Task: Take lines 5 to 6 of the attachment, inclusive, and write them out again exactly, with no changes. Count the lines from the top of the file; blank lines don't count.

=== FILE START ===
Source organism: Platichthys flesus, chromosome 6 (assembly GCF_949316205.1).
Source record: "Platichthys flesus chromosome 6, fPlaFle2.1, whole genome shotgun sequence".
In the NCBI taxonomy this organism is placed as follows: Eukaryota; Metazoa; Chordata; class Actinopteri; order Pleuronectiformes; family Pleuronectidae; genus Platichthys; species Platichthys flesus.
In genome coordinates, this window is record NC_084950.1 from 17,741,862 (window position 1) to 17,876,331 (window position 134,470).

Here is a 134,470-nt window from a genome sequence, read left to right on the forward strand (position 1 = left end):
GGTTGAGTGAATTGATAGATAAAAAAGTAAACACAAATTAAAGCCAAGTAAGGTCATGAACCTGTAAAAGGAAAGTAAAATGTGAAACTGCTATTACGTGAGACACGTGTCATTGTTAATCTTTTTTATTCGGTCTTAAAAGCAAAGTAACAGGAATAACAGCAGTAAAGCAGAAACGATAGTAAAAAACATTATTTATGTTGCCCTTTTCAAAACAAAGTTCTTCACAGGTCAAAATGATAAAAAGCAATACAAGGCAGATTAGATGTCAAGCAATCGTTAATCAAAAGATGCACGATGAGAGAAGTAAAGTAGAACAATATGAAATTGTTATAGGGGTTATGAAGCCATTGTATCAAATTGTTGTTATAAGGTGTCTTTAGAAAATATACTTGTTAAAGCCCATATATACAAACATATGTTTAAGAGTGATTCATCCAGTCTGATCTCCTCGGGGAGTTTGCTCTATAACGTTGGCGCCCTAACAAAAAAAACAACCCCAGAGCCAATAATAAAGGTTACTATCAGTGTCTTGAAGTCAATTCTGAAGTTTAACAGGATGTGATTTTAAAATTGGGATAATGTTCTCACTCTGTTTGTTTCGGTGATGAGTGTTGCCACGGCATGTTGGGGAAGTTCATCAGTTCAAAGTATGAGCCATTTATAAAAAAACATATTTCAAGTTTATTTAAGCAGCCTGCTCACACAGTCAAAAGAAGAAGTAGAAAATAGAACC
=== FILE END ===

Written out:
Here is a 134,470-nt window from a genome sequence, read left to right on the forward strand (position 1 = left end):
GGTTGAGTGAATTGATAGATAAAAAAGTAAACACAAATTAAAGCCAAGTAAGGTCATGAACCTGTAAAAGGAAAGTAAAATGTGAAACTGCTATTACGTGAGACACGTGTCATTGTTAATCTTTTTTATTCGGTCTTAAAAGCAAAGTAACAGGAATAACAGCAGTAAAGCAGAAACGATAGTAAAAAACATTATTTATGTTGCCCTTTTCAAAACAAAGTTCTTCACAGGTCAAAATGATAAAAAGCAATACAAGGCAGATTAGATGTCAAGCAATCGTTAATCAAAAGATGCACGATGAGAGAAGTAAAGTAGAACAATATGAAATTGTTATAGGGGTTATGAAGCCATTGTATCAAATTGTTGTTATAAGGTGTCTTTAGAAAATATACTTGTTAAAGCCCATATATACAAACATATGTTTAAGAGTGATTCATCCAGTCTGATCTCCTCGGGGAGTTTGCTCTATAACGTTGGCGCCCTAACAAAAAAAACAACCCCAGAGCCAATAATAAAGGTTACTATCAGTGTCTTGAAGTCAATTCTGAAGTTTAACAGGATGTGATTTTAAAATTGGGATAATGTTCTCACTCTGTTTGTTTCGGTGATGAGTGTTGCCACGGCATGTTGGGGAAGTTCATCAGTTCAAAGTATGAGCCATTTATAAAAAAACATATTTCAAGTTTATTTAAGCAGCCTGCTCACACAGTCAAAAGAAGAAGTAGAAAATAGAACC